6 Interesting facts about electric cars
With sustainable energy making its mark globally, electric cars have been receiving a lot of coverage in the news for some time now. However, they have been around for almost 150 years, but how much do we know about this 'new' technology and is it enough to make an informed decision when the opportunity presents itself to buying one?
The Wikipedia description of an electric car is as follows:
"An electric car is an automobile that is propelled by one or more electric motors, using electrical energy stored in rechargeable batteries or another energy storage device… " Essentially,it is a car that runs on electric motors, that uses stored electricity eitherin rechargable batteries or other energy storage pack.
Electric Car Sales
As of April 2016, the United States has the largest fleet of plug-inelectric vehicles in the world, and a total of 27,611 plug-in cars were sold during the first quarter of 2016, up almost 20% from the same quarter in 2015.
Plug-in Cars in the Retail Market
As of March 2016, there are 26 highway legal plug-in cars available in the American market for retail sales.12 being all-electric cars and 14 being plug-in hybrids.
By the end of the year, approximately 10 more models are expected to be introduced, most of these being plug-in hybrids.
There are 14 car manufacturers currently offering plug-in electric cars in the U.S. for retail: BMW, Daimler AG, Fiat Chrysler Automobiles, Ford Motor Company, GeneralMotors, Honda, Hyundai Motor Company, Kia Motors,MitsubishiMotors, Nissan, Tesla Motors, Toyota, Volkswagen,and Volvo,though not all were available nationwide.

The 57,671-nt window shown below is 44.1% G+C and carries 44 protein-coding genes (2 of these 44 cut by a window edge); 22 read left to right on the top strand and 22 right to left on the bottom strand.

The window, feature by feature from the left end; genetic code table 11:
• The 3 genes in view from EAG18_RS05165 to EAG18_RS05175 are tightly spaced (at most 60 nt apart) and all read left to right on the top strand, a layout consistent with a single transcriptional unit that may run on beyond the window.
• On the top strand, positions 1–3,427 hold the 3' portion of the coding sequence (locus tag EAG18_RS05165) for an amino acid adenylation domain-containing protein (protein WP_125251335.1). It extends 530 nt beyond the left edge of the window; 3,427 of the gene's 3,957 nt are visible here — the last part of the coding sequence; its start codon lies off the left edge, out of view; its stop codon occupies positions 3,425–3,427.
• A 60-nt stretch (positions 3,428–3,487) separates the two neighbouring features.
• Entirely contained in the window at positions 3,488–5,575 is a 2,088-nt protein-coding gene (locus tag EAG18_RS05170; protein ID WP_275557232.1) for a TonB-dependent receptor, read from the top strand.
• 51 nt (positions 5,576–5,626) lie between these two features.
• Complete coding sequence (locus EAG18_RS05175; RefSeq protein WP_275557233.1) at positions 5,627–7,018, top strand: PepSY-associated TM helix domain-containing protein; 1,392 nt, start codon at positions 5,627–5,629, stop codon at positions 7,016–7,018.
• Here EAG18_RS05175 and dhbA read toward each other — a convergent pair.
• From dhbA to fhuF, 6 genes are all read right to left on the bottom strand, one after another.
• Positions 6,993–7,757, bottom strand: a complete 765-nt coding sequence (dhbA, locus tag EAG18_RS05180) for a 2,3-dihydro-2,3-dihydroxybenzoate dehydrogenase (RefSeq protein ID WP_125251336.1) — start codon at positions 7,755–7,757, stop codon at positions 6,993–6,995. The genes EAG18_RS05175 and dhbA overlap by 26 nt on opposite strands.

Up to 80% of battery energy is directly transferred to poweran electric car compared to up to 26% or as little as 14% of fuel-driven vehicles, making electric cars a highly efficient mode of transport.
Under the hood, an electric car's motor contains a couple of moving parts; an internal combustion engine contains hundreds. So there's not much there that needs repairing or replacing. Furthermore, an electric car's brake pads tend to last longer due to the use of regenerative braking that converts the braking energy into power and stored in the battery.
Ultimately, it is the external parts of an electric car suchas the tyres and windscreen wiper blades that would need replacing before anyof the internal parts need attention, and even then, replacing these are arelatively simple exercise.
While the overall maintenance of an electric car is minimal, the biggest expense lies in the battery. The array of power cells that make up a typical lithium-ion battery is complex, and the main reason for the high cost of electric cars.
The typical lifespan of anelectric car’s battery is approximately 8 years/160,000km.
As with any electrically charged device, a battery gradually loses its ability to hold a charge, eventually fading and needing to be replaced. But battery prices have decreased dramatically over the years and may continue to do so as the technology advances.